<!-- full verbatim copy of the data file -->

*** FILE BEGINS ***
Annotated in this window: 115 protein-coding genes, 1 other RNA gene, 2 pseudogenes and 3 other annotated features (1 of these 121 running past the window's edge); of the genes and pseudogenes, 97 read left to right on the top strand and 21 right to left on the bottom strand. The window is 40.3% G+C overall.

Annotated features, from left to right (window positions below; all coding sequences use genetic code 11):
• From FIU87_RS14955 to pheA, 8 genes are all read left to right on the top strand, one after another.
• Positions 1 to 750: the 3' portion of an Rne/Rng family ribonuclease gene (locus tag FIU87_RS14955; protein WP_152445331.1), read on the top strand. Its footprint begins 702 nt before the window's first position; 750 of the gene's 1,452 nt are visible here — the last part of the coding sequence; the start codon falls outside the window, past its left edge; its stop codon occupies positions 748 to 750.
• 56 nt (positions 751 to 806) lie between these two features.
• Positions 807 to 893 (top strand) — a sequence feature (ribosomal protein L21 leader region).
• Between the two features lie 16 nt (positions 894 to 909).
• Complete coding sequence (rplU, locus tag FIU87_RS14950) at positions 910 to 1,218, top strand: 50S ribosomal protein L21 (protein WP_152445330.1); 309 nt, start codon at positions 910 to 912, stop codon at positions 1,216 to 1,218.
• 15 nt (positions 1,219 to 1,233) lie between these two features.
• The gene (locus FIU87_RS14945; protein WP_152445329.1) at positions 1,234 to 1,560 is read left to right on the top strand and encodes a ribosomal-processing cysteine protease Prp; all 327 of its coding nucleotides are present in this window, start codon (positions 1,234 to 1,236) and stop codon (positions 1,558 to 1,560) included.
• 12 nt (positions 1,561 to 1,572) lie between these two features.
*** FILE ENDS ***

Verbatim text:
Annotated in this window: 115 protein-coding genes, 1 other RNA gene, 2 pseudogenes and 3 other annotated features (1 of these 121 running past the window's edge); of the genes and pseudogenes, 97 read left to right on the top strand and 21 right to left on the bottom strand. The window is 40.3% G+C overall.

Annotated features, from left to right (window positions below; all coding sequences use genetic code 11):
• From FIU87_RS14955 to pheA, 8 genes are all read left to right on the top strand, one after another.
• Positions 1 to 750: the 3' portion of an Rne/Rng family ribonuclease gene (locus tag FIU87_RS14955; protein WP_152445331.1), read on the top strand. Its footprint begins 702 nt before the window's first position; 750 of the gene's 1,452 nt are visible here — the last part of the coding sequence; the start codon falls outside the window, past its left edge; its stop codon occupies positions 748 to 750.
• 56 nt (positions 751 to 806) lie between these two features.
• Positions 807 to 893 (top strand) — a sequence feature (ribosomal protein L21 leader region).
• Between the two features lie 16 nt (positions 894 to 909).
• Complete coding sequence (rplU, locus tag FIU87_RS14950) at positions 910 to 1,218, top strand: 50S ribosomal protein L21 (protein WP_152445330.1); 309 nt, start codon at positions 910 to 912, stop codon at positions 1,216 to 1,218.
• 15 nt (positions 1,219 to 1,233) lie between these two features.
• The gene (locus FIU87_RS14945; protein WP_152445329.1) at positions 1,234 to 1,560 is read left to right on the top strand and encodes a ribosomal-processing cysteine protease Prp; all 327 of its coding nucleotides are present in this window, start codon (positions 1,234 to 1,236) and stop codon (positions 1,558 to 1,560) included.
• 12 nt (positions 1,561 to 1,572) lie between these two features.